HIIT is short for High Intensity Interval Training, which is a form of cardiovascular exercise that involves doing several repetitions of high intensity with periods of low intensity in between, for example sprinting for 15 seconds and then walking for 60 seconds, and repeating several times.
There are multiple ways of doing HIIT, for example running, cycling and jumping rope.
This form of training has several advantages over regular low intensity exercise, research has shown that HIIT can increase natural hgh production (human growth hormone) and fat burning for up to 24 hours after a workout.
HIIT workouts are also typically shorter than their lower intensity counterparts and 15-20 minutes are considered sufficient to get a good workout.
For these kind of workouts to be effective, you need to exceed the lactate threshold because lactate in the muscles acts as a stimulus to increase growth hormone production.
This happens when your muscles need to release a lot of energy in a very short time, and the cardiovascular system can’t keep up feeding the muscles oxygen.
When your muscles need to continue releasing energy, but aren’t getting enough oxygen, they start turning glucose into lactate as a form of short term energy release. This is also known as anaerobic exercise.
In a standard HIIT workout, the lactate threshold is exceeded several times, with a short time for recovery in between.
The picture on the right is of Usain Bolt, the world champion at both 100m and 200m sprint. As you can see, he is muscular and has a very low bodyfat. Take a look at this picture of Haile Gebrselassie for comparison, the Marathon world record holder.
His bodyfat is very low also but his muscles are small and he looks weak.
These two pictures don’t prove anything, but this is a common sight. Sprinters are muscular and long distance runners are not.
HIIT exercise causes a much greater increase of natural hgh than low intensity exercise and according to one study, low intensity training did not raise growth hormone above baseline at all (1).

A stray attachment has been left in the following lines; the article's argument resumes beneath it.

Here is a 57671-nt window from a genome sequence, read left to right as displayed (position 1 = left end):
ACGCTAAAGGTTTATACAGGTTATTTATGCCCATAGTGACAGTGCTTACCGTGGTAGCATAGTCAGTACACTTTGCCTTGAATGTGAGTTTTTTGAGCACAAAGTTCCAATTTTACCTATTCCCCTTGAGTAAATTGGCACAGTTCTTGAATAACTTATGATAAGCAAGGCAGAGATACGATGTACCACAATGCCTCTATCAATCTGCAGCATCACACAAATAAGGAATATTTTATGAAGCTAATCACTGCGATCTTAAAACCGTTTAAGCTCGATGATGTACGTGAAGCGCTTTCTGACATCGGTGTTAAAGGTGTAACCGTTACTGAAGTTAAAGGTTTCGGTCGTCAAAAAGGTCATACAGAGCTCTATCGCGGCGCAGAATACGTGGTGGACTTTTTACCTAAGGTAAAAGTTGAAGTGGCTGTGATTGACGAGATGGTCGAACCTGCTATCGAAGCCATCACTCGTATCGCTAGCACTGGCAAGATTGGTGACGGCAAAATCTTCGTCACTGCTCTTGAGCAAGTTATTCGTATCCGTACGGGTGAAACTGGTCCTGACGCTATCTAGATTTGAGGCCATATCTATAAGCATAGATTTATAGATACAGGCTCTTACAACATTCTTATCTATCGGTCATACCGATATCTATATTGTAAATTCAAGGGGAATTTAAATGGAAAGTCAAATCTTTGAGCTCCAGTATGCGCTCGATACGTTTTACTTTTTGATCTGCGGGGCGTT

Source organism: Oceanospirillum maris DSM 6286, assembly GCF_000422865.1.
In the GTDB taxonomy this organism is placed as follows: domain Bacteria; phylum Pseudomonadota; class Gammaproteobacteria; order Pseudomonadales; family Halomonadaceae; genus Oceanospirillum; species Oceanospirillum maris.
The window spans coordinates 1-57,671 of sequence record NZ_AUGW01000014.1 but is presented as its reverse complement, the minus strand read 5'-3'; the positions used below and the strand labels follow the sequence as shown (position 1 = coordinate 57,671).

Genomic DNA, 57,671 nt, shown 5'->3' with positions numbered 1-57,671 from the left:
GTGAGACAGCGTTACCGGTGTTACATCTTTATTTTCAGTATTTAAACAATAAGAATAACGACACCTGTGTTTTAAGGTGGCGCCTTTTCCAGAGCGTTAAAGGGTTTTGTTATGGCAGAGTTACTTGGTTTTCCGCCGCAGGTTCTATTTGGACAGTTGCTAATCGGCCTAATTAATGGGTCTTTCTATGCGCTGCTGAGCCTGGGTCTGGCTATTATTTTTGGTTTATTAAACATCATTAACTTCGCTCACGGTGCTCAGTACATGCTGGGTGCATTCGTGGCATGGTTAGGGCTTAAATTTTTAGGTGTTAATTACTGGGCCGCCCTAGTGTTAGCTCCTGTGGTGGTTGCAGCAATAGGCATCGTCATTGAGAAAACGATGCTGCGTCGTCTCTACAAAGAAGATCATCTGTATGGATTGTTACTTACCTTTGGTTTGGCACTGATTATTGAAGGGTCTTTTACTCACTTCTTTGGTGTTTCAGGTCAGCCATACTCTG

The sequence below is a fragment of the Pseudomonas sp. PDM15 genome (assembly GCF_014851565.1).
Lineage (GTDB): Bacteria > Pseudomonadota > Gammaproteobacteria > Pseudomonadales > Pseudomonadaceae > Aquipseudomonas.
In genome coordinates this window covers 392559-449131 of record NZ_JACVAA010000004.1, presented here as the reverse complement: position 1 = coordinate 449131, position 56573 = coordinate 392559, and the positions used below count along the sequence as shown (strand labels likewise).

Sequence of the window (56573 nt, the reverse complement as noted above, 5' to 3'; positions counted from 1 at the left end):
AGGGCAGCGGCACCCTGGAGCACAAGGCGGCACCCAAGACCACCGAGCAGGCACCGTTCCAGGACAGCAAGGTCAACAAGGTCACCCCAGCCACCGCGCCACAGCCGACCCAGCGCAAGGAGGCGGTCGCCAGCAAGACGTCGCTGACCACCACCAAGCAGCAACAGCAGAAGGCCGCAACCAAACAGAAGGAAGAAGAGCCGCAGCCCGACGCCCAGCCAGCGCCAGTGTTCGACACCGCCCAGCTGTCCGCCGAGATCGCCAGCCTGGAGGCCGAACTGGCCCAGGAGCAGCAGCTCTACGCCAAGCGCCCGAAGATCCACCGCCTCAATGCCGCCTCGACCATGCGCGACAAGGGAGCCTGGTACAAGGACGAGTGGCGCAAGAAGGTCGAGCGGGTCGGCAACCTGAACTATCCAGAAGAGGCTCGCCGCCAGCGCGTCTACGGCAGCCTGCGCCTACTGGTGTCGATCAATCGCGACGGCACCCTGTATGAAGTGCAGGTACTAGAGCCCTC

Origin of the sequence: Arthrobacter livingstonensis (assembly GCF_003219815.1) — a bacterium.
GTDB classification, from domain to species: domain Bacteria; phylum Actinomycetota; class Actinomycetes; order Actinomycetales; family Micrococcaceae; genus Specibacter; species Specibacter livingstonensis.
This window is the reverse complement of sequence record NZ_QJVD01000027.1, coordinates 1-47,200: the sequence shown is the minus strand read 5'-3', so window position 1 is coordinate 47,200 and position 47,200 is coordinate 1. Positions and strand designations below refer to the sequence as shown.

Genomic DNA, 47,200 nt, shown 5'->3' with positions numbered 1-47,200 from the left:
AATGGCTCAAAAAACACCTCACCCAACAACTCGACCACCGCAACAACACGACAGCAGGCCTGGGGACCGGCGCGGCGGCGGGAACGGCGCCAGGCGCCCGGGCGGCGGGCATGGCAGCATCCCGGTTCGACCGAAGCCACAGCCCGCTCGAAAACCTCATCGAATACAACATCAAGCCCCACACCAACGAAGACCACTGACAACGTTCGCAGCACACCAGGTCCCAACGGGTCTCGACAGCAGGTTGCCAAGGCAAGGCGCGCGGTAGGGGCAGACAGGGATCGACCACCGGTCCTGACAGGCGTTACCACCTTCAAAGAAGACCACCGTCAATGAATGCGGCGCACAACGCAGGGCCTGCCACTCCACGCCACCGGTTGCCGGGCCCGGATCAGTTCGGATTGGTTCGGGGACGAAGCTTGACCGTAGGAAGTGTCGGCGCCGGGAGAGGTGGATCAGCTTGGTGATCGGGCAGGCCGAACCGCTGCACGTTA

Patients with McArdles disease are unable to produce lactate, and a study shows that these patients do not have increased levels of growth hormone after exercise, suggesting that lactate is the main stimulus for its production (2).
Growth hormone has multiple positive effects on the body, including enhanced fat burning.
HIIT enhances Excess Post-Exercise Oxygen Consumption (EPOC) more than low intensity exercise (3), suggesting that metabolism is elevated for a while after training.
Another study suggests that after high intensity weight lifting, this effect can last for up to 38 hours (4).
Research comparing two groups, one doing high intensity intervals and the other doing endurance training, showed that the HIIT lost three times the subcutaneous fat as the endurance training group, measured by body fat calipers, despite using less energy during the actual workout (5).
This suggests that HIIT is much more effective for fat loss than low intensity training.
There are many research studies displaying the superiority of high intensity exercise with regards to fat burning, in addition to positive effects on health and physique.
These kind of exercises can also be done in a much shorter time period than with low intensity cardio. People who have health issues may want to take this slowly or talk to their doctor before incorporating this into their exercise program.
It is not a good idea to do this many times per week, once or twice being an absolute maximum. This form of exercise is very taxing on the body and may lead to exhaustion if proper rest is not taken between workouts. It’s not recommended to do HIIT at the same day you do another kind of workout.
Some sports, such as crossfit, soccer and gymnastics, automatically include some form of HIIT training into their programs and should therefore automatically increase natural hgh production.